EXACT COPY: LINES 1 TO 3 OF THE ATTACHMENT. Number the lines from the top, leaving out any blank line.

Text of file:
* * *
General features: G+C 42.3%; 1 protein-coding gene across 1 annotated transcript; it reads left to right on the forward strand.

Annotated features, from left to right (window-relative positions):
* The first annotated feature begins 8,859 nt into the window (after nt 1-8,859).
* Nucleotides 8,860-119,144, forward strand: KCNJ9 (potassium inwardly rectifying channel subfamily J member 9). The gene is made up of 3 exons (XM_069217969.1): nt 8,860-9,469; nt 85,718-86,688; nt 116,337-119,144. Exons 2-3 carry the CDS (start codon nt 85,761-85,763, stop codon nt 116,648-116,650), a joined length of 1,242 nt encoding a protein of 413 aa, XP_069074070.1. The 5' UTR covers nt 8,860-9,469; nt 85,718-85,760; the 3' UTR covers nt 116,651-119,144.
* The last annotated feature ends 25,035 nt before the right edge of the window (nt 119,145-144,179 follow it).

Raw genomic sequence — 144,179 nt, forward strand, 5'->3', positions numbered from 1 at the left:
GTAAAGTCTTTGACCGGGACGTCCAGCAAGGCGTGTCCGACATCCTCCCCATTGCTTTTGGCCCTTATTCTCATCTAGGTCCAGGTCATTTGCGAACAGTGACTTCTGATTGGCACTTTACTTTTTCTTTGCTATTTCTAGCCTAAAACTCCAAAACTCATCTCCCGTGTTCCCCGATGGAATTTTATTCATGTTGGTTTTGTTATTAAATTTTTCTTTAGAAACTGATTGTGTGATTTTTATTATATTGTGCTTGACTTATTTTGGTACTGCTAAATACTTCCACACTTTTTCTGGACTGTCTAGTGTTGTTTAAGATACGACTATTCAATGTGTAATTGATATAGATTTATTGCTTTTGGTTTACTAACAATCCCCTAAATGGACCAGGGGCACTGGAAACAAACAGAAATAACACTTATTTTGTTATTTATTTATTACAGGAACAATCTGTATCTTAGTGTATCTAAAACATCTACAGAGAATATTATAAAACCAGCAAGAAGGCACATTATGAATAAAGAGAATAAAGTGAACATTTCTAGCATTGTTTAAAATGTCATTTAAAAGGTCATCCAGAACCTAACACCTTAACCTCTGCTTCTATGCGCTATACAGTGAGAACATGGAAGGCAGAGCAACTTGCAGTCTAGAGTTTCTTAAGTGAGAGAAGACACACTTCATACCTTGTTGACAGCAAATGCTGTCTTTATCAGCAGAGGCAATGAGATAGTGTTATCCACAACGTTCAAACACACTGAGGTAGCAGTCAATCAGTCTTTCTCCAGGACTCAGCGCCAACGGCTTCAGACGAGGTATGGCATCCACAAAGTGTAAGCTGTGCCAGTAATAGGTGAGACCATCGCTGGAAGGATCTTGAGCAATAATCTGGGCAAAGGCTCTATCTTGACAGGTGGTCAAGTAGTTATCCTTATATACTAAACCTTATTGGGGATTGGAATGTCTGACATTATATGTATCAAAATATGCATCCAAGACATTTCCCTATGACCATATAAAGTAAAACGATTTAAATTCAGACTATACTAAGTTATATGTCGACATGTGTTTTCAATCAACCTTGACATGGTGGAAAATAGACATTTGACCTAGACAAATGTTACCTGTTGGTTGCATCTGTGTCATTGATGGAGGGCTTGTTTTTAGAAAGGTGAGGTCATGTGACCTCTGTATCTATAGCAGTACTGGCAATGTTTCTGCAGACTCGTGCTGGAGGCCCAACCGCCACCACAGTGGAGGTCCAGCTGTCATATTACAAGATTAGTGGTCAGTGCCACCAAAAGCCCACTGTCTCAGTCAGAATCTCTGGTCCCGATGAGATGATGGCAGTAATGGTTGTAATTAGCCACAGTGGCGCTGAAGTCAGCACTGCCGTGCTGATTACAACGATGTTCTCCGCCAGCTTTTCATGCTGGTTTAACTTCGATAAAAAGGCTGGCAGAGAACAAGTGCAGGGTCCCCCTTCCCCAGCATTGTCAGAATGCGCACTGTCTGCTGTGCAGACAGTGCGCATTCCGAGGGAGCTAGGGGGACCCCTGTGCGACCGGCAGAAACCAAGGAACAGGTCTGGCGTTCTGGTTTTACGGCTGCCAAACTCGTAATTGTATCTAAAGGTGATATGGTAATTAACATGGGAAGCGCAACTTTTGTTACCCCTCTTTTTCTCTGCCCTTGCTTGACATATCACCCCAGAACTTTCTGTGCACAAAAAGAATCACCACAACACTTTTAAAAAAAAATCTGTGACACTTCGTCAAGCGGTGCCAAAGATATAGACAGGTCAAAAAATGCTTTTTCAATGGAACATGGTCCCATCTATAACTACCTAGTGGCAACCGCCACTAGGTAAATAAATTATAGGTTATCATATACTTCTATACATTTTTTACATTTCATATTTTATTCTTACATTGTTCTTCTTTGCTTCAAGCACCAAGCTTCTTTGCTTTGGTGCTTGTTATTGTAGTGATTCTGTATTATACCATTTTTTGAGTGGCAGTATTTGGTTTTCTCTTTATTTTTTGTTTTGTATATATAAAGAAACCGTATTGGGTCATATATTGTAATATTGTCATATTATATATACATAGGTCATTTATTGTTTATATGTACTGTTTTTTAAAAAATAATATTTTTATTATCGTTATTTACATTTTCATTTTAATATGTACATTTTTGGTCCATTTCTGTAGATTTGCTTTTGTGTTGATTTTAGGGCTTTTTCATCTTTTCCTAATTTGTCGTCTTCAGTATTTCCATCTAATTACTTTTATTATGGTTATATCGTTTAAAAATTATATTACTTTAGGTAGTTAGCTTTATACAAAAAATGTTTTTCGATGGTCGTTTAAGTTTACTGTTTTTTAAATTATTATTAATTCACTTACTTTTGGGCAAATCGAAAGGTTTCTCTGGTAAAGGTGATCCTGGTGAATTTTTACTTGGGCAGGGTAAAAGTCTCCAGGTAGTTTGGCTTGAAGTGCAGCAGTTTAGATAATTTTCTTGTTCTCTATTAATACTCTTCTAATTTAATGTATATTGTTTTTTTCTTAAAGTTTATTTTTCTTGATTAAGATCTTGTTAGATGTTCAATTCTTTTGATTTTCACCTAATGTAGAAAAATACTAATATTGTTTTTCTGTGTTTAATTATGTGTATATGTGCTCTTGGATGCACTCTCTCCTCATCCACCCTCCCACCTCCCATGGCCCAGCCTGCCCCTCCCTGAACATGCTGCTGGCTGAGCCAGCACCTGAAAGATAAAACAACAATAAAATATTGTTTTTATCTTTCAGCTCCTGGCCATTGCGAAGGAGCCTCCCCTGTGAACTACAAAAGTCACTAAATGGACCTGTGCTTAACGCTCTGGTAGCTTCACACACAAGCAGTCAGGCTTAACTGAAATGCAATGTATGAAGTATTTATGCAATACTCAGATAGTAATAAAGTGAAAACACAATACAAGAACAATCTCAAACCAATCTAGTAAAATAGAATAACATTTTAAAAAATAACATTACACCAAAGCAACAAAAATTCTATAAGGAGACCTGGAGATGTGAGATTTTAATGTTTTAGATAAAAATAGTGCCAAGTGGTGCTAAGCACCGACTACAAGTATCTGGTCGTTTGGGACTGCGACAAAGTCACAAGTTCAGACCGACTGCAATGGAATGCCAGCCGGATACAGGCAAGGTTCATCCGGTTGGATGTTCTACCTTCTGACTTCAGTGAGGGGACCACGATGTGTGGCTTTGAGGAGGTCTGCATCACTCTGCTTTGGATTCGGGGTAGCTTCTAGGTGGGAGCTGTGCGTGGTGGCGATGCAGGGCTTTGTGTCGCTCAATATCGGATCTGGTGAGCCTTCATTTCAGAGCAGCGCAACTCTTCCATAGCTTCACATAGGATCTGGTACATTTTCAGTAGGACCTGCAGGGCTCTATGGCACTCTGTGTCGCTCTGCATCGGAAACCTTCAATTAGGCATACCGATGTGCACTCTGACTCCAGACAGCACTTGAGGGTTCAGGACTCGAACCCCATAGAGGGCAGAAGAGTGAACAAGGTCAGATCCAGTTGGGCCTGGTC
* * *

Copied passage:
General features: G+C 42.3%; 1 protein-coding gene across 1 annotated transcript; it reads left to right on the forward strand.

Annotated features, from left to right (window-relative positions):
* The first annotated feature begins 8,859 nt into the window (after nt 1-8,859).